Finding models was somewhat problematic. A quick run through my domestic suppliers turned up little, but it was worse than that. I soon discovered that quite a few of the old "go-tos" were no longer in the trade, some not even around anymore. The same with a number of the guys in the UK, and what models I could find there, the shipping cost was a deal-breaker. An effort to run down some NOS FoW turned up nothing, but that would also likely have proved too expensive. Having recently bought some ships from folks on Shapeways, I looked there to see if anyone was 3D printing versions of these tanks. That turned up nothing, but I hit pay-dirt on the online auction sites, finding a few sellers pushing out some very nice 3D models.

 

I needed to track down some reference materials on paint schemes and markings/numbering. There's a lot of information out there, much of it contradictory. Looking at photographs, I realized the schemes were pretty wide-ranging, with some relatively simple and others very complex. Markings were similarly highly variable. Since I wasn't tied to specific unit markings, a general description of French camouflage schemes and marking was all I needed...imagination would suffice for the rest. I have a copy of Zaloga's Blitzkrieg: Armor Camouflage & Markings, 1939-1940 and decided to use that for inspiration.

 

I started with the Hotchkiss H-35, a prewar two-man light tank that proved largely worthless on the field. They were originally designed primarily as support for the infantry, but would instead find use in the French "cavalry" outfits (although some would find assignment to the infantry as originally conceived). The prewar paint schemes, according to Zaloga, were pretty complex, primarily irregular bands of dark tan, red-brown, olive, and light tan, outlined in black. Shortly before and during those few months of the war, schemes became much less complicated as tanks were built, painted, then rushed to the front. Tanks assigned to the infantry, however, were typically just an overall olive drab, and I decided that, at least on this first attempt, the H-35s would get the infantry-support scheme.

 

French unit markings are complicated, leaning heavily on graphical representations instead of simple numbering. You've probably seen examples of the French "playing card" symbology that was developed during the First World War and carried forward to the Second. This, together with a liberal use of geometric shapes, roundels, and numbers makes it a bit hairy Fortunately, Zaloga provides a decent run-down of the logic.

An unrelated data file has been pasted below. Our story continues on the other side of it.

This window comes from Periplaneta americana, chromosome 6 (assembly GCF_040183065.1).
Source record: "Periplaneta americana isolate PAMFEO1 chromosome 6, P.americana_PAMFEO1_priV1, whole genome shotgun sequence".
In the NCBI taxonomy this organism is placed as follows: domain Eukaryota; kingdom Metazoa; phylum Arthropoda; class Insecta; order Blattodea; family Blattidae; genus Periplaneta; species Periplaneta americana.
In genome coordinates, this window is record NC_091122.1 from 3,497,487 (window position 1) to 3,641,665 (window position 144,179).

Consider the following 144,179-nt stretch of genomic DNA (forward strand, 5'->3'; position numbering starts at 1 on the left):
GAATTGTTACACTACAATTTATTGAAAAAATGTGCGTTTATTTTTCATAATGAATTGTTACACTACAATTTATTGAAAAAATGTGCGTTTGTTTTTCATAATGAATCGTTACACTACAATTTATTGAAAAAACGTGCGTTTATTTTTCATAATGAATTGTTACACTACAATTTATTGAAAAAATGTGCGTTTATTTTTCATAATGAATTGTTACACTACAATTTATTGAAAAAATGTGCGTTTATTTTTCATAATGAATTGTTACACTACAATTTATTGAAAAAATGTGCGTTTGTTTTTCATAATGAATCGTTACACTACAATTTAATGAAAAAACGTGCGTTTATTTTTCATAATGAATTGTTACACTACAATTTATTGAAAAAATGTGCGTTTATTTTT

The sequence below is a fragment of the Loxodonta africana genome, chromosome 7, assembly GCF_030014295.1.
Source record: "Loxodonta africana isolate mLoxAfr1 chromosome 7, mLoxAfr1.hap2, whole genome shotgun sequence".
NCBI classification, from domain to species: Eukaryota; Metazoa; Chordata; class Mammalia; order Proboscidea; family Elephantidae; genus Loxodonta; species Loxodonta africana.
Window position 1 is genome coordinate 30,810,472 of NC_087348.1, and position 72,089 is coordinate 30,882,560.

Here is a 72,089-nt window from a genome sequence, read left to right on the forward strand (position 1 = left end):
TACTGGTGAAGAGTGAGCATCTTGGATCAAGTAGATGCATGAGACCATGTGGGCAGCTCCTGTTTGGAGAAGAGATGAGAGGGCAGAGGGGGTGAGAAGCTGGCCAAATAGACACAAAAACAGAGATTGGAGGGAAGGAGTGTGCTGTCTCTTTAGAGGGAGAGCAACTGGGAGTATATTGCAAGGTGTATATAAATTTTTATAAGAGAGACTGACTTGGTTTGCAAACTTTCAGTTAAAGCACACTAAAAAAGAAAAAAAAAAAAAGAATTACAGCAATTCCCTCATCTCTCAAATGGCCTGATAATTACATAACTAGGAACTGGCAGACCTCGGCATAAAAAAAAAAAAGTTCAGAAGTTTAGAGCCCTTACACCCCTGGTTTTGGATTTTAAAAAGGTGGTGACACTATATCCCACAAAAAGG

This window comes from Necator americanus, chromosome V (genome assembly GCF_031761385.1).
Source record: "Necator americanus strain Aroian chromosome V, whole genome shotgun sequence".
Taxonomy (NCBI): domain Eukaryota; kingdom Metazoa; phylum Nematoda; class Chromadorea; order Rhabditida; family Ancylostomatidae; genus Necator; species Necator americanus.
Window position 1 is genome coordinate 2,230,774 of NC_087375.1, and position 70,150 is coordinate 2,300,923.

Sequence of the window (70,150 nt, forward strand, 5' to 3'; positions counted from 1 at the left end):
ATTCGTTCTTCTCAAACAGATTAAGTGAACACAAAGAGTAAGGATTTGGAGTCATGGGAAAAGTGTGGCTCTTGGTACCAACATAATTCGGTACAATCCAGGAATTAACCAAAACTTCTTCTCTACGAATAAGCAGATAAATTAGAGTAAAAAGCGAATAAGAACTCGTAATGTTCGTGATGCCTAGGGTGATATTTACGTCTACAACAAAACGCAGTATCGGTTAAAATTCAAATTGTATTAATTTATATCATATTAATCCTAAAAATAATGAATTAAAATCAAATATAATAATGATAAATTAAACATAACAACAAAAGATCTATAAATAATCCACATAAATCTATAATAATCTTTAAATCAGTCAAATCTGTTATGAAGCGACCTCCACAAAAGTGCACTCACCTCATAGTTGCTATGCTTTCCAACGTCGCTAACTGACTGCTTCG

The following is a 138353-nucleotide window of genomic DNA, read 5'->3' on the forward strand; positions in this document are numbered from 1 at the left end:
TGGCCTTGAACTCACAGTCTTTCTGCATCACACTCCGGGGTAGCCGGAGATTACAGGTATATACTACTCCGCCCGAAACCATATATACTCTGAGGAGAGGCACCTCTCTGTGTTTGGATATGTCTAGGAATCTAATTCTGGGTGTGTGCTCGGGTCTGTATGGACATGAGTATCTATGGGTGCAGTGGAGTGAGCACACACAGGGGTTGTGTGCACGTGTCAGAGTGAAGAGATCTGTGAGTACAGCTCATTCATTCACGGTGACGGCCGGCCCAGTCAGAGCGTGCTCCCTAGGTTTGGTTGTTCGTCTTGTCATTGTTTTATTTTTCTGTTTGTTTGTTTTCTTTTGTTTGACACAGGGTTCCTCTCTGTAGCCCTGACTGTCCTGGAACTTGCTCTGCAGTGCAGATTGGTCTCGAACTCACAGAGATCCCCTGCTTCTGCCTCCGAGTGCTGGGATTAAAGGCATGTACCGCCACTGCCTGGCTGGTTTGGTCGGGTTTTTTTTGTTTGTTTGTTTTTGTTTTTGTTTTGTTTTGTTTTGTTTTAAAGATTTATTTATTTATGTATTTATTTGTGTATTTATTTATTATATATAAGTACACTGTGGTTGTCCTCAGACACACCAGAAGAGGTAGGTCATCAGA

Finding decals was pretty easy. I reached out to I-94 Enterprises and picked up sets FR-100 and FR-101. With FR-101, there's enough individual markings to outfit quite a few tanks, but only two or three of each section (French equivalent of a platoon). If you're planning to paint all of the tanks for each section of a company, you're going to need multiple sets. They are relatively inexpensive, so not a big deal. Set FR-101 also includes a few tank names, something sanctioned by the French military and seen often in photographs. Zaloga doesn't go into great detail as to how naming worked, but based on photos I've looked at, it seems there was some logic to it, at least occasionally. 

 

The number of tanks in a section seems to range between 3-5, so a company of four sections had anywhere from 12-20 tanks at full strength. Units that have seen any significant action, typically less. French mechanical reliability was poor, so vehicle attrition was high, even without a shot being fired. In view of this, the numbers vary widely. The ODGW MP data-book and the GHQ website offer some decent TO&E info regarding what things would look like ideally.

 

So I ordered a bunch of tanks from different printers. Some are hull-and-turret two-piece prints, others are hull-turret-tracks/bogies four-piece prints. I'm using Loctite GO2 for assembly, which seems to work well. Paint is pretty much whatever is in the cabinet. It ranges from Humbrol and Testors enamels to Tamiya, Vallejo, and Howard Hues acrylics, along with some pretty generic acrylic craft paints from Michael's (I've had decent results using craft paints, but I use the pigment-rich more expensive ones). I have a number of Vallejo water-based washes which I use with a drop or two of Vallejo matt medium (70-540). I use an old (ancient) bottle of MicroSol for the decals, and when everything is done, it gets an overspray of Tamiya clear matte.